|Paper||Salt Lake Times|
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|Publisher||Digitized by J. Willard Marriott Library, University of Utah|
|Paper||Salt Lake Times|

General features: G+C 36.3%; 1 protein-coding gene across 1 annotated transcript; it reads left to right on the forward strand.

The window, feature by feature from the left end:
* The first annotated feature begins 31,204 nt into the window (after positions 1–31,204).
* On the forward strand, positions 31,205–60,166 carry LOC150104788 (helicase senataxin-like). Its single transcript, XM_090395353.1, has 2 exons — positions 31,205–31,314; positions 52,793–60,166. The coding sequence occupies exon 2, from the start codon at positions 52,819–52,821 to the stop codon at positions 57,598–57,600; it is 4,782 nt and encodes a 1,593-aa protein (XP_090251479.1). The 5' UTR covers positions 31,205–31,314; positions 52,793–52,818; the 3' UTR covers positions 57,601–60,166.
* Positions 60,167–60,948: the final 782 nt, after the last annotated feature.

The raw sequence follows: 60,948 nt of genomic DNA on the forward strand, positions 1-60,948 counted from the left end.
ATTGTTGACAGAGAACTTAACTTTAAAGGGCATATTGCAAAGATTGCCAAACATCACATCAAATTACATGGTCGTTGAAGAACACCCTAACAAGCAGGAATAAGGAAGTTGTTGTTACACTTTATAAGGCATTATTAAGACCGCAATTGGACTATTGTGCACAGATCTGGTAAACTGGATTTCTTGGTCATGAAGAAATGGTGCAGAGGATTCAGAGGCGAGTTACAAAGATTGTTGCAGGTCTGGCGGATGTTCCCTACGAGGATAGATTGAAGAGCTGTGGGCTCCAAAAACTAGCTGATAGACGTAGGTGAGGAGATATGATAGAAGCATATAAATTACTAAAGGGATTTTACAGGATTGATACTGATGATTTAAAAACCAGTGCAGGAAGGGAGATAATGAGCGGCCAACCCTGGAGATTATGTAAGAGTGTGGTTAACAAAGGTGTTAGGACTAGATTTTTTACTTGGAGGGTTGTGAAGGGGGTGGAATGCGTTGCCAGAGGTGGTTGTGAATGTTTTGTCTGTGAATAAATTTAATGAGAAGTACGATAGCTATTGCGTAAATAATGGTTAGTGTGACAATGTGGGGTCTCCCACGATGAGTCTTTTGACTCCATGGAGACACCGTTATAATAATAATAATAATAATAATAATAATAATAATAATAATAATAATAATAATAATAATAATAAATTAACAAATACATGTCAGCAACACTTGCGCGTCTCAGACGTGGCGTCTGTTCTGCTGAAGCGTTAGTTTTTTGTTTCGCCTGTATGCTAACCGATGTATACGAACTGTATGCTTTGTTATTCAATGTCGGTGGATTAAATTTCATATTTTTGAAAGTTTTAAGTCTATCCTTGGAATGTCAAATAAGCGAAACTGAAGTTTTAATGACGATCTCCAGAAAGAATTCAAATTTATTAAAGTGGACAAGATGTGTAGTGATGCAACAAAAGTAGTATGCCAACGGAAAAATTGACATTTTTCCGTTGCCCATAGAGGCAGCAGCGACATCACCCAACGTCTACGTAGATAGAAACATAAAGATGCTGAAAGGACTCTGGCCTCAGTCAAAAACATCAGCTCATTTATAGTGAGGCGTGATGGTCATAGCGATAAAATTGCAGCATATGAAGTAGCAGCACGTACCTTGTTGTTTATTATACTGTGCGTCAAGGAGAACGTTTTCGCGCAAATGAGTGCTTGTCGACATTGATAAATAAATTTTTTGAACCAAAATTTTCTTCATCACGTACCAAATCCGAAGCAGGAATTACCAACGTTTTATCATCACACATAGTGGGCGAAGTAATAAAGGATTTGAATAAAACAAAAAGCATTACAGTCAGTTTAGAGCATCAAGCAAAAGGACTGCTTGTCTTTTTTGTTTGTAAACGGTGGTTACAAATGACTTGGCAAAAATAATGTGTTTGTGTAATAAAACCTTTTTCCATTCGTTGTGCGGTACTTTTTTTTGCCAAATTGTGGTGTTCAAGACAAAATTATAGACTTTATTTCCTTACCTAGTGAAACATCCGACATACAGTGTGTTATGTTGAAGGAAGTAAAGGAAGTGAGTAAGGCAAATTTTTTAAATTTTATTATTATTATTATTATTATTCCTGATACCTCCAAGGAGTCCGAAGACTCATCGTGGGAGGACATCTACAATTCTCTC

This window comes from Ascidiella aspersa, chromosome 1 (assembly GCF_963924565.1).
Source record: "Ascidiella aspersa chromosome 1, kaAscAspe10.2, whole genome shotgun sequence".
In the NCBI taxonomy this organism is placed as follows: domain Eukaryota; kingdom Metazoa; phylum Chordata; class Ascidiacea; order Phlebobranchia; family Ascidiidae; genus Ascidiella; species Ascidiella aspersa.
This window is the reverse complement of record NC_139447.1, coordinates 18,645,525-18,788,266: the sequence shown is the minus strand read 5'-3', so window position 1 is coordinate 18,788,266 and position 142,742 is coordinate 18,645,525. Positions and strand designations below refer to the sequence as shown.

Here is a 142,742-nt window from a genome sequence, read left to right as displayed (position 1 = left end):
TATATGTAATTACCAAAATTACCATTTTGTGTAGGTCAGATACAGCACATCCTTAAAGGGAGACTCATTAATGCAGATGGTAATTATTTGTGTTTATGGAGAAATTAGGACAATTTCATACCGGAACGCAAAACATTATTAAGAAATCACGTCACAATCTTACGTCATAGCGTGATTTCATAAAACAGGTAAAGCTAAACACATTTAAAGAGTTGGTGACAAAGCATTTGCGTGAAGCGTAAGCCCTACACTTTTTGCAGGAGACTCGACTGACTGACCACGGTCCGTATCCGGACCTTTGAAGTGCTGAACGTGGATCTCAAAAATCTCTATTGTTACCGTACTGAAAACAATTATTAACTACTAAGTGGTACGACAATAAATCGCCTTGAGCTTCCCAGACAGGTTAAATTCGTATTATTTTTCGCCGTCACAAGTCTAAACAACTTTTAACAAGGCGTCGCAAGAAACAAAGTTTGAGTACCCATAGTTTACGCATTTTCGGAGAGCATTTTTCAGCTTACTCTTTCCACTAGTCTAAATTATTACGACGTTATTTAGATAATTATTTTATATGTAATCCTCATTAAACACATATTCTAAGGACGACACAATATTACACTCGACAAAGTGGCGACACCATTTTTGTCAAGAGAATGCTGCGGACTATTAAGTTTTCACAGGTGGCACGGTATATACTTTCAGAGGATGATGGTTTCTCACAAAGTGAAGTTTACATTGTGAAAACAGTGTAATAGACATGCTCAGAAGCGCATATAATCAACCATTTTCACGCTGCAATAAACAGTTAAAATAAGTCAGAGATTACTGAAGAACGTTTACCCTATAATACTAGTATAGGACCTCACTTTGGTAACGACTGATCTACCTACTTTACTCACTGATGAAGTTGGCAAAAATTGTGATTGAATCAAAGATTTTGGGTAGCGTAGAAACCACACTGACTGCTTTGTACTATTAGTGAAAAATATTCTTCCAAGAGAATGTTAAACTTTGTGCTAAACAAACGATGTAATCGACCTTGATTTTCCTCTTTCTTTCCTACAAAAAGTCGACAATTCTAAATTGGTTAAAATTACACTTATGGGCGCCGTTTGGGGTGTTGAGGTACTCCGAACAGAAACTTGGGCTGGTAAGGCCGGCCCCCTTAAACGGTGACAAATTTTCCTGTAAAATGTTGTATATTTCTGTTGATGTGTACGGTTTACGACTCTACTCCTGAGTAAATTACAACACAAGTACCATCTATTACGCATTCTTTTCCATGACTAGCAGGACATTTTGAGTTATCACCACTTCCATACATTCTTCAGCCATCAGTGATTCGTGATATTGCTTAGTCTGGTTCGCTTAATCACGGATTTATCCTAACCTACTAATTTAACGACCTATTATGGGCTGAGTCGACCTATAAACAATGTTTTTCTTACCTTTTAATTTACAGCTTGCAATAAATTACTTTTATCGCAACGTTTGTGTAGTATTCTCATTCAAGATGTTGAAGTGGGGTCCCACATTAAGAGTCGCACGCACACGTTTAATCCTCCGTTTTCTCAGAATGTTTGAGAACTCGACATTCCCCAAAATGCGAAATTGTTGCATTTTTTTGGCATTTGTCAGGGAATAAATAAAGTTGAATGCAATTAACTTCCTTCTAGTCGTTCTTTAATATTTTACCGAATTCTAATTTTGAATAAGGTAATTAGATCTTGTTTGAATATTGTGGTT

, . THE SALT LAKE TIMES. MONDAY. SEPTEMBER, 1890 6 i Choose tho largo red garden peppers, wash them in cold water and wipe them perfectly day; put them in a pan in a hot oven or liefore tho firo, turning them, bo that the heat strikes all parts, until they aro tender; cnt tho peppers open, remove the seeds and rub the flesh through a sieve with a potato masher; the eyes should not bo held over the sieve, because tho pepper fumes are very irritating, hut if by any mischance they should bo hurt they should either bo bathed in milk or covered with cloths saturated with it. Tho pulp of tho pep-pers after being passed through tho sieve should liavo enough boiling water added to make it the proper liquid con-sistency, seasoned with salt and then bottled for use. There is a very good essence of pepper upon the market. Juliet Corson. "Damo Naturs Herself Gives a Hint lor the Adultoration of Certain Brands of Pood. HUE AHT OF MAKING GOOD JELLY. Are Yon Eating fruit or Vegitable Jelly? Mexican Dulces Made of Squash- -; Other Practical Hints. Many a good housewife wonders when the juice of fruit remains liquid, obsti-nately declining to meet her expecta-tions of a jelly. The total perversity of inanimate things verities itself too speed-ily for her comfort, much to her wonder, perhaps, or possibly repeating old puz-zling conditions. Tho fruit may seem identical with that previously used with success. The question has often been asked how the proper condition may be known by the appearance, flavor, color. By none of these indications. It really neems to be one of Lord Dundreary's, problems "that no fellow over can find out." Undoubtedly it is of the handi-work of that great choinist tho sun. The pectose of unripe fruit is transf ormed by the heat of the sun into pectin, tho basis of fruit jelly, This substance (poctose), which exists in a number of edible roots, such as carrots, turnips and parsnips, can be changed by boiling into pectin or vegetable jelly. As a matter of fact the chemical analysis of fruits and vege-tables has yielded sovoral almost identi-cal substances which are classed as pec-tose, but it would be difficult in the present stage of chemical inquiry to say which is the actual basis of jolly. Per-haps it is as vague as the origin of the cdor of the fruit. Associated with tho pectose group in both fruit and vogei ables is tho substance called cellulose, the basis of the cell walls in fruits, leaves, stalks and roots. Its elements aro similar to those of starch, and it probably figures in jams and solid sweetmeats, because it is not soluble in boiling water. The flavor lacking in vegetables is duo to the pres-ence of acids in fruits. In tho orarge family, which includes all tho bitter va-rieties, and the shaddock, lime and lemon, gooseberries, enrrants, barber-ries, cranberries, blackberries, strawber-ries and raspberries, citric acid prevails in combination with some potash and traces of malio acid. The intense acid of garden rhubarb is oxalic, like that of sorrel. The taste of green grapes is somewhat liko that of apples, owing to the presence of malio acid. As the fruit ripens the quantity of tartaric acid increases, and the fruit ac-quires diuretic and laxative qualities. The seeds and skins are astringent from the amount of tannic acid they contain. It is this which causes the unpleasant taste when they are crushed in eating and which gives the astringeucy to wine. The chemical analysis of grapes is con-fined to those varieties best known as wine producers. There aro over 1,500 distinct varieties, and their medicinal properties have been known since the earliest historic or traditional times, when Bacchus was but another Siva, creator, destroyer and restorer, even as lie is in those prosaic days, wh'en five pounds of white Ohasselas are allotted as a day's subsistence. Any ono who has eaten the delicious Tokay and sweet white clusters of Southern California would be content with such semi-liqui- d nectar. The daily quantity advised when grapes are to bo tho diet is from three pounds to ten or twelve, eaten from the vine proforably, thus adding the tonic of outdoor life to the food Talue of tho delicious fruit. Apples, pears, peaches, plums, cherries and tomatoes aro all excellent from their abundance of malic acid and the cellulose and poctose necessary to pro-duce jelly or jam. Since chemical ,' analysis shows all these elements to be present in tho vegetables already men-tioned, it gives tho tip to unscrupulous manufacturers of supplying tho deficient flavoring acids, and presto, change! Thero yon are! Tho clearest, finest of jellies, flavored witli whatever nicety of taste nature has bestowed as a make-weight for lack of conscience. In the tubs of "apple butter" sold as the pure fruit any of tho vegetables specified above might bo recognized if the ob-server were a clairvoyant, and pumpkin and squash masqnerado as citron anil kindred Bweets. A legitimate dulce is made in Southern California and Now Mexico from our familiar yellow squash, for which the recipe was obtained from the obliging restaurateur. The menu for the entire dinnor may interest our readers. It was served to Mrs. Laura B. Starr. Vermicelli Soup. Spanish DiJh of Kie, with Tomato Sauce. Tortillas, with Red Pepper Sauce. Enchiuulin. Frijoles. Tomalea, with Spanish Sauce. Lettuce aud TonuUo Sauce. Dulces. Coffee. The dulces, or candied squash, was made of yellow squash, peeled and cut in half inch dice, the seeds being scraped away. Half a pailful of quicklime was slaked in a tnbful of water, and in this tho squash was soaked over night. The next morning the squash, drained from the limewater, was boiled for fifteen minutes in water actually boiling at first; meantime a sirup was made from sugar equal in weight with the squash, about a gill of cold water being added to the sugar as a basis for the sirup; tho squash being skimmed from the boiling wator is boilod in tha sirup until it looks clear, like citron melon preserve, A lit-- tie lemon may be preserved with the squash. It is skimmed from the sirup as soon as it cooks clear, and when all is done tho sirup is boiled down until it jellies slightly when cooled. 'When the simp and preserve are both cold jars containing them can be closed air tight and will keep very well. HIGHLY SEASONED HOT WEATHER DISHES. The rule seems well founded that very highly seasoned sauces or relishes are needed as a foil for the farinaceous foods so largely eaten in hot countries, and the practice is satisfactory in our own cli-mate in summer. For instance, pepper pancakes, cayenne sauce and peppered macaroni, some of the writer's hot weather dishes, all are mado ns hot with the expressed juico of rod garden pep-pers, or with pepper essence, as the palate can enduro. As these are special dishes readers will do well to keep these recipes, for thoy are not yet included in any of the writer's published books. CATEflKE SAUCE, naturally, hut, as her arrangements have been made and refreshiueuta provided, postponement is not to be contemplated; thus "weather permitting" is seldom put on an invitation card in town. Tennis and out of door games are the life and soul of n garden party in the country, and tho weather makes all the difference to those invited. Distant neighbors ure not expected tp face a long wet drive, but nearer neighbors mostly put in an appear-ance and take tho chance of the afternoon brightening. Invitations aro issued a week or more in advance. A long notice is more likely to secure the presence of the principal neigh-bors rather than a short one. On the other baud, a short notice often means that a lawn party is got up almost impromptu by taking advantage of the advent of mutual friends. "Tennis" should always be put on the cards when tennis is to be played, that the guests may dress themselves accordingly. It must be a lovely day to induce a hostess to venture upon having her re-freshments served under the trees. Of courao it is pleasant when this can be done, but too often a thunderstorm bursts upon the party and creates a panic, and a gen-eral rush into the house is the result. And, after all, the large dining room is the best, rendezvous on the hottest of days when a '.urgfuarty la assembled. SOCIAL ETIQUETTE. Ountuiuary Vsngi's at Lawu 1'uiUoj in Town and Country. Every ono knows something of tho dis-comfort that attends going to a lawn party on a wet afternoon, while a wot part ially ono luw even more disastrous effects. The latter gives a prolvibility of its clear-ing up, and leads people to venture on to wet lawns, and under dripping trees, aud up aud down moist and sticky gravel paths. To sit down is uncomfortable, to walk is ' even more so, aud the hostess hardly knows whether to rcceivo her guests out of doom or to convert the lawu party into an afternoon party in the house. Lawn parties which take place in town or in the immediate suburbs are generally fully at-tended, whatever the weat her may be. Tho guests thoroughly undorstand that the hosUas will receive in tho house if she can-not do so on the lawn, and that a lawn party will consequently resolve itself into a large afternoon party, alscnteeisui pre-venting iu being too great a crush. It is not unite '.the sume thmit to tho hostess R Auerbach & Bro Novelties for all our Departments arming Daily. The large addition we are making to our store up- - sets our department considerably, and in or- - -- . der to compensate our patrons for inconven- - ience we have made , ; Special Prices Even on our New Goods. Besides offering our Regular Stock at such . CUT PRICES That it will pay every Lady or Gentleman having to buy - Dry Goods, Carpets, . Children's Clothing, Furnishing Goods, EXCLUSIVE DEALERS IN meI $m Sole Agents for Jamesjeans; '$3.00 fc Spencer & Kimball, 160 Main Street. GEORGE A. LOWE, Dealer in All Kinds of First-Cla- si Agricultural Implement- s.- BCHUTTLER FAPM AND FREIGHS WAGON3, Coliiis Bow AM anfl Roatl Carts of every description. Steam Engines, Leffel Wheels. WAREHOUSES ; STATE ROAD JJETWEEH FIRST AND SECOND SOUTn. ' To Call at Our laisiHiotli EstaMisImiciit Before Purchasing". We are offering Silks in black and Latest Shades ' at less than New York retail prices. Call and be Convinced. - We are Sever Undersold. Strictly One Price to I ESTABIilSHRD, 1864. F, Auerbach and Bro, jPabst Brewing Co! (Formerly PHILIP BEST) WIS. Export, Bohemian, Hoffbrau and Select Blue Ribbon Keg and Bottled Beers shipped immediately ' !' upon order. --TEE FAMILY TRADE SOLICITED FREE DELIVERY! TELEPHONE 3651 B. K. BLOCH XCo., ST. .Agents. trf - TO LOAN 2 Watches, Diamonds, Jewelry And Personal Security, - Unredeemed Pledges for Sale . 50 per cent less than New Goods. Mail Orders IFromptly. -ttended to, Henry E. N. Phelps, 103 Main street, Salt Lake City. J. F. MarksT CONTRACTOR AND BUILDER. Artesian, Salt or Gas Wells Drilled. 737 r West Tti'ipie ,.. Trospeets for Coal and Minerals,"' LLt Deep Wells a Specialty David James & Co,, ' tInners, plumbers, Gas 1 Steam Fitters Dealers in Plumbing Material, Pumps, Pipes and Fittings, Steam Heating Suppiies, Tin and Iron Roofing, Galvan-ize- d Iron Cornice, Guttering, Garden Hose and Lawn Sprinklers, Filters, Etc. BTo- - 7 ; Main Street. Mite j) ON SALE PRINCIPAL POINTS EAST, WEST, NORTH and SOUTH THE CITY TICKET OFFICE. Union Pacific SYSTEM. MOUNTAIN DIVISION . The Only Line carrylni; the Unite! stitai Overland Mall. Direct Connections all Points North and Hist, NEW TIME CARD Tilly 25, 1QSO. UTAH CENTRAL DISTRICT. -::- -W. J. KING-::- - " Dealer In TINWARE & HOUSE FURNISHING GOODS. 279 Soutn Main Street, ... Passenger Trains Arrive and Lem at Salt Lake City as follows: salt Laie Cil, FIIOM THE KOHTH. GOING N fuom tub south. ' m..:z::zz:zi: GOUi0 S00IH- - UilfcrdKxprta .... , Jimb.l-n.vo.U.m- , Iionion'andEu: j Jnab. va Leu:, lroutou and Eu-reka Express 'A?I ress MJforcl Express !'P w ljp.m E. SELLS, J. TUCKER. H. W. SELLS. Sells & Gorripany, Wholesale and Retail Dealers in Lumber. First South street, opposite 14th Ward Assembly Rooms. P, 0. Box 1078. Old Pioneer lard of Armstrong & Bagte TTtah. and Nevada District. GOING WEST. ForreiaErtzz oeid.; I:15,m i:4op.in ' l:iTp.m tEseept Monday and Tuesday. 5:'JP m 'Except Sunday, $500 Reward ! rtipatiun or CosUveo we cuimot enw i wS?" Vegetable Pills, when the complied with. The are , vSSh?. 1Z Sold hy JOHSSOX. TRTT I n ' IrnSslt, Salt Lak. City. ',' ' k THE ITAH rOlLTRKOflMM Wholesale Produce Dealers, t Oeneral Commission Merciwa Sole Western' Ajrents for the Hest.s" Sprinsr Creamery Butter. ViiW - houal 1st. Telephone 79; P. G. box 611. Bra" 'Park City, Utah. Wnarai Man Tickets for Sale iu Wasatch Building, 201 Main Street, and at Round Trip, 50 cents." DtPS Prefer A fUlngtuf Rebuke. It was on a street car bound tip town at about the time when the men and women who work in the great down town hive of business for the better part of the day are hurrying home. Every Beat was occupied when tho car stopped-an-two women boarded it. The first was un elderly woman, somewhat feeble. Tho second was younger, sturdy and ag-gressive looking. A good looking man of middle age arose from bis seat, and touching hia hat asked the elderly lady to be seated. Before she could sit down, however, the younger woman pushed her aside and Eat down herself. There was no one in the car who did not know that the man who had given up his seat intended it for the older woman, and the action of the younger one astonished everybody for a moment. Then half a dozen seats were vacated and the elderly woman took one of them. The man who had first given up his seat raised his hat to the woman who had taken the place not intended for her and said in a voice that could be heard throughout the car: "Madam, I believt) you to be among that class of women who are always complaining of man's luck of courtesy toward women. You will pardon me if I say that you are also ono of that class of women who tempt men to be discourteous." Then ho calmly proceeded to read his evening paper. An audiblo snicker ran, through the car and one woman whispered to an-other: "Served her right." The woman flushed and looked straight before her, paying no attention. She stood the looks of tho other passengers for fully half a dozen blocks. Then she signaled the conductor and, looking neither to the right nor the left, swept out of the car. A man who had curiosity enough to also leave tho car at the samo placo and watch her saw her board the neit uptown car that came along. Tho rohuko had had its effect. New York Mail and Express. WOMAN'S WORLD IN PARAGRAPHS. Which Hour la s Woman's Life Is the Happiest? Copyright by American Press Association The Ladies' Home Journal contains letters from a number of prominent wo-men in answer to tho question: Which is tho happiest hour in a woman's life? Frances Willard says the happiest hour in her life was that in which she was least conscious of herself and most up-lifted into holy thoughts and purposes, which is a beautiful answer. The hap-piest hour in Jennie June's life was the hour when she paid off a $10,000 mort-gage that it had taken ton years to liqui-date. Rose Terry Cooke, who preaches that a woman ought to obey her hus-band, believes that the happiest hour of a woman's life is tho hour of her death. Hose oughtto think that way. Anybody who believes such a horrid doctrine as Blie pretends to could not well think otherwise. The idea of "oboying" a man! Mrs. Frank Leslie declares the happiest hour of a woman's life is when she is dressing to meet her lover after long absence. But they are all wrong. The happiest hour of n woman's life is when she is asloep. There is no good reason why a woman should not earn her own living in paying employments unloss sho is tho mother of little children that demand her care. On genoral principles why should men support womon? Just as long as they do, jnst that long will women be depend-ent on them. When women have pecuniary inde-pendence all gates will open to them of their own accord. Tho way to get pe-cuniary independence is to go in for it and get it. From the remarks of certain ladies on tho subject of woinon'a bathing costumes and ball and dinner dresses we are to conclude that tho Creator did a most im-proper thing when ho made the human body, that magnificent and beautiful statuo of pink tinted flesh. Women are not a bit more immodest from wearing a bathing dress which will allow them to use tho muscles freely in swimming. There is a very old and noble saying, and it is this: "Evil to him who evii thinks." It ought, however, to read as follows: "Evil is in the heart of him who evil thinks." For four years Miss Cora L. Outcalt has been official stenographer of the supremo court of Nebraska, that grand young state which bus grown so won-derfully since the lait census. When this energetic girl was only 18 years old she was unrolling chirk of tho Nebraska house of representatives, and filled her office to tho satisfaction of all, The Nebraska State Journal says. With her savings in this placo sho went to St. Loius and took tho course in stenog-raphy..' Sim found work at her chosen occupation immediately. Since receiv-ing the appointment of clerk of the supreme court sho has legun the study of law, looking ahead to still further honors and emoluments. It will thus be seen that since she was IS this girl has been engaged iii steady and arduous labors, yet wo have no record that her health broke down once under the strain. Girls' health does not break down any more from work or study, as the old fogy doctors declared it would under the strain of higher education and general employment for tho sex. And they pro-fessed tho greatest solicitude for the per-petuation of tho race, these blessed doc-tor- e. Well, the race isn't dying out much as yet. The way to look young is to preservo tho child nature and not hit tho griefs and disappointments of life make any lasting impression of gloom upon you. Tho child breaks its heart over a broken toy, but forgets all about it next morn-ing. All our griefs are as broken toys. The youngest looking woman for her ago that I know said to me: "I do have the blues sometimes. 1 cry my eyes out all afternoon, and then get up and go to tho theatre and have a lovely time iu the evening." All this is sound philosophy, except the crying part. Don't do that. It is babyish, and hurts the complexion and eyes terribly. In tho counting and handling of money in tlie treasury department at Washing-ton men are nowhere compared with women in the matter of speed or the de-tection of counterfeit money. Senator Blair, the great introducer, ha? reported to the United States senato in behalf of tha majority members of tho committee on woman suffrage in favor of a constitutional amendment giving to women the right to vote. The report says: "Prejudice and custom have denied to woman the suffrage, but it is impossible to give a reason for the exercise of suf-frage by man which does not apply with equid or greater force in favor of woman suffrage." nullity Sailor Huts. The sailor hats will be worn for outing purposes more than ever, and those pro-vided for the wife and daughters of tho Prince of Wales are simple enough to be copied by the sweet girls of our own country. They are made of light weight wliito serge, have a head band of oiled silk, and are simply trimmed with a aerge ribbon and an enameled buckle of another pattern. Au inch, or even a half inch difference in tho height of tho crown or tho width of the brim makes all the difference in the world as to the hat suit-ing your own especial face, and will well repay tho thought and care thus be-stowed. While many persons contend that they are from their simple outlines becoming to uearly every one, the general verdict is that they are not for tho woman with a big nose, with ugly ears or with a heavy lower face, and tho woman with just these features that is, the big noso and the heavy lower face is very apt to be just the sort of woman who cares but little for the frivolities of life, and who yearns for jns that simple form of head-wea-r. Too bad that Bhe may not in-dulge her liking, but if she does it only makes her look absurd. Chicago Jour-nal An Old Soulier. A conspicuous figure in the procession at tho unveiling of the Leo monument, at Richmond, was the venerable Pro-fessor F. N. Crouch, the composer of "Kathleen Mavourneen." He is perhaps nearer 110 than 80 years of age, yet hale and hearty. Ho was arrayed in full uniform of Confederate gray, liaving come on from Baltimore to meet prob-ably for the last time his soldier com-rades of the old First Howitzers. Hia comrades say that no braver soldier ever fought with the artillery of tho army of northern Virginia. Exchange. While exercising a horse at Fort Col-lins, Colo., tho animal became enraged and attempted to bite its leader, Tha trainer succeeded in preventing the furi-ous beast from injuring him until the halter broke, when tho animal picked him up by the shoulder and throw him to the ground with great violence. Then burying his teeth in the flesh of the firoscrato man tho brute trampled upon trainer's chest was crushed, three ribs were broken and the flesh on all parts of his body was bruised and crushed. The present year is tho tercentenary of the discovery of the microscope, which iu its crude form was duo to Jansen, a spertaclo maker of Middloburg, Holland. The occasion is to bo celebrated by an international microscopic exhibition, which is to be shortly held at Antwerp, when an endeavor will be made to bring together a collection of instruments which will fairly show the progress of the microscope from its simple original ijrm to that of the present day. lliram Lukens went to work on The Doylestown (Pa.) Intelligencer La June, 18;;j, as printer's devil and lias been con-tinuously employed on that paper ever since, celebrating his fifty-eight- h anni-versary in tho office on Juno 21. Ho is a compositor and works every day at his casj. New Cure fur Toothache. A Russian practitioner recommend the use of hyoscyaaius seeds for tooth-ache. His plan is to burn the seeds, and to convey the smoke through a little pa-per tube to the hole iu the tooth. Ho declares that in nearly all cases one ap-plication, or at most two, will suffice to wa.tjie.toothache.